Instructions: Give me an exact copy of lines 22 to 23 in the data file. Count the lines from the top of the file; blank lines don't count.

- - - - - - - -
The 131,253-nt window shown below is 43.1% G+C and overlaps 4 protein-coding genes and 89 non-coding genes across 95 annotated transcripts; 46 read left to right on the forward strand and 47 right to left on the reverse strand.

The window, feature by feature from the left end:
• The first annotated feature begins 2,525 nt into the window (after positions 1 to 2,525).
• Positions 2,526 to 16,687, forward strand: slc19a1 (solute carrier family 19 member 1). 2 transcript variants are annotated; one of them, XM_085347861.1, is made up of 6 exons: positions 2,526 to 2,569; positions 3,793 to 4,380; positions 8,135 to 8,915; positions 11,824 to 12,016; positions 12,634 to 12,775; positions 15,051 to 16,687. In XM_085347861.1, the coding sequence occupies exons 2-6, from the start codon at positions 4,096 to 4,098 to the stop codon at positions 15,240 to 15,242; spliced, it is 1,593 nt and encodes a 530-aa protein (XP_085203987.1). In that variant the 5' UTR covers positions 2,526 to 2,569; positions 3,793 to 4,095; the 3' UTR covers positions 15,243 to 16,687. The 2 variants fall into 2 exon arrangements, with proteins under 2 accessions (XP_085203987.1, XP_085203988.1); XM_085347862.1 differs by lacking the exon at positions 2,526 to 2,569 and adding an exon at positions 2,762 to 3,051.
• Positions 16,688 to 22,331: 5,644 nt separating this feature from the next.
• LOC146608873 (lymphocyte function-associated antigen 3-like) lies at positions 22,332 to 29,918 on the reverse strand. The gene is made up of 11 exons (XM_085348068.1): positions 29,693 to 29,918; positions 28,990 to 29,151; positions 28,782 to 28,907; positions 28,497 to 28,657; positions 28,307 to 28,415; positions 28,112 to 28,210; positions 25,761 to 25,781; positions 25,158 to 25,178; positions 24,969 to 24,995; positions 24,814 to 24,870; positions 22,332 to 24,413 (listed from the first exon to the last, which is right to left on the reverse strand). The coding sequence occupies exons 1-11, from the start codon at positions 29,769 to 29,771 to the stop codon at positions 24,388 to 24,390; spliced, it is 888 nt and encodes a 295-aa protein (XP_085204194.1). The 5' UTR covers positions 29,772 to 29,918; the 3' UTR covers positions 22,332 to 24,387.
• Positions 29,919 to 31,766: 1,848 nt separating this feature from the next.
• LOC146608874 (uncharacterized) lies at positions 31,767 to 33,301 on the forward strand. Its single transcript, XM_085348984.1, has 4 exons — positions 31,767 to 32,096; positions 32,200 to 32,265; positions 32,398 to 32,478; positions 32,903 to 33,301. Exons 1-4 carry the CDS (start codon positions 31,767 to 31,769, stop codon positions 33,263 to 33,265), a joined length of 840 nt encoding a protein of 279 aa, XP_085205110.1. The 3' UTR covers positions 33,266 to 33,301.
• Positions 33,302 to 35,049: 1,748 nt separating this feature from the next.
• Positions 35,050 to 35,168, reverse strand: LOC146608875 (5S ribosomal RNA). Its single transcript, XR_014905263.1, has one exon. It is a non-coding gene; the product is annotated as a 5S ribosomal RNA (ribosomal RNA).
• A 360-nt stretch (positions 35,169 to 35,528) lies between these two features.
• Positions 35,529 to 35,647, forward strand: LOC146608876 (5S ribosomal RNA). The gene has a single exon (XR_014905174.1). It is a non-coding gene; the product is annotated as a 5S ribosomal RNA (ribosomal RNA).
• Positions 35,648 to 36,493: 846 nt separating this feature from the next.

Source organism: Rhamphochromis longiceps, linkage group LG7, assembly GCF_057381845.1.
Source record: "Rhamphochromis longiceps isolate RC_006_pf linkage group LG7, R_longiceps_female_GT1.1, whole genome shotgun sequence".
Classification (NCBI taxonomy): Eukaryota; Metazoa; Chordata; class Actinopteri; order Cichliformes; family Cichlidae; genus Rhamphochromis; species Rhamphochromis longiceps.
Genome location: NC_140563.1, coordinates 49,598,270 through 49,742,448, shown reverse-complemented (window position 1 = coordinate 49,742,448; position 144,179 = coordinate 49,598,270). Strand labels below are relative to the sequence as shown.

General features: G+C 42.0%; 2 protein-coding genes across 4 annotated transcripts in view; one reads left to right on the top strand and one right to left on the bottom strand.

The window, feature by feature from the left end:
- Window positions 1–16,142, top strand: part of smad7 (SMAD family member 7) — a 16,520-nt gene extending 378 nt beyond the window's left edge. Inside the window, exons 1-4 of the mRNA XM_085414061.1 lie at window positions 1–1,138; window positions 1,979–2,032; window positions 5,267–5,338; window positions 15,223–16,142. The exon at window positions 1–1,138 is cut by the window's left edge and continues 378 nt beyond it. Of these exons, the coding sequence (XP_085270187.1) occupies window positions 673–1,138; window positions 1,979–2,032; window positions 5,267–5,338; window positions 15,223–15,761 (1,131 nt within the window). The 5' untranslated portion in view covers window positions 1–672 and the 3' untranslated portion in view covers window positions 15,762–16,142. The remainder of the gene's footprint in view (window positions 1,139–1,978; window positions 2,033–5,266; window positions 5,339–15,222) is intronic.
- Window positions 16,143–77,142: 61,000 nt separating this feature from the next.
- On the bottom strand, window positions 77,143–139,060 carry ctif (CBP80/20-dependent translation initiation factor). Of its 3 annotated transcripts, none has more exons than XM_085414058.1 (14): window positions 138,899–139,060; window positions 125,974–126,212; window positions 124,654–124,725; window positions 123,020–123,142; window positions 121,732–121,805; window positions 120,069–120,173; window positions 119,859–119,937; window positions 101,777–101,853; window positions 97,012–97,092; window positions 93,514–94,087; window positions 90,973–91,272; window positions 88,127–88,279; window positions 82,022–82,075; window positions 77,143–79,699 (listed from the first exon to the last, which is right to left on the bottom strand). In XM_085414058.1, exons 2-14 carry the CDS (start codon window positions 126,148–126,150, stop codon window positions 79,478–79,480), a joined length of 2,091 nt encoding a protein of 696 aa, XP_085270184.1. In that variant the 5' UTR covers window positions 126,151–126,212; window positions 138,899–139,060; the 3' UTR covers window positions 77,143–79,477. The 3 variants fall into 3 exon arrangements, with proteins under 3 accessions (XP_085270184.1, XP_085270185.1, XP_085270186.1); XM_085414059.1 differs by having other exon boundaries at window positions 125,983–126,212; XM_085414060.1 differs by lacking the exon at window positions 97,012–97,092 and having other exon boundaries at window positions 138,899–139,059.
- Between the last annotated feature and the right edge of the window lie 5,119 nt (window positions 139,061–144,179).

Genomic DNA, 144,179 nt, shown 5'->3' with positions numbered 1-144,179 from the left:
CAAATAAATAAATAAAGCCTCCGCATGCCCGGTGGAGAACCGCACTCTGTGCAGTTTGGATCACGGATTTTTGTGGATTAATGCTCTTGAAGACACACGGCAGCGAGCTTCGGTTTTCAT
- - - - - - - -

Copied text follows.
- On the bottom strand, window positions 77,143–139,060 carry ctif (CBP80/20-dependent translation initiation factor). Of its 3 annotated transcripts, none has more exons than XM_085414058.1 (14): window positions 138,899–139,060; window positions 125,974–126,212; window positions 124,654–124,725; window positions 123,020–123,142; window positions 121,732–121,805; window positions 120,069–120,173; window positions 119,859–119,937; window positions 101,777–101,853; window positions 97,012–97,092; window positions 93,514–94,087; window positions 90,973–91,272; window positions 88,127–88,279; window positions 82,022–82,075; window positions 77,143–79,699 (listed from the first exon to the last, which is right to left on the bottom strand). In XM_085414058.1, exons 2-14 carry the CDS (start codon window positions 126,148–126,150, stop codon window positions 79,478–79,480), a joined length of 2,091 nt encoding a protein of 696 aa, XP_085270184.1. In that variant the 5' UTR covers window positions 126,151–126,212; window positions 138,899–139,060; the 3' UTR covers window positions 77,143–79,477. The 3 variants fall into 3 exon arrangements, with proteins under 3 accessions (XP_085270184.1, XP_085270185.1, XP_085270186.1); XM_085414059.1 differs by having other exon boundaries at window positions 125,983–126,212; XM_085414060.1 differs by lacking the exon at window positions 97,012–97,092 and having other exon boundaries at window positions 138,899–139,059.
- Between the last annotated feature and the right edge of the window lie 5,119 nt (window positions 139,061–144,179).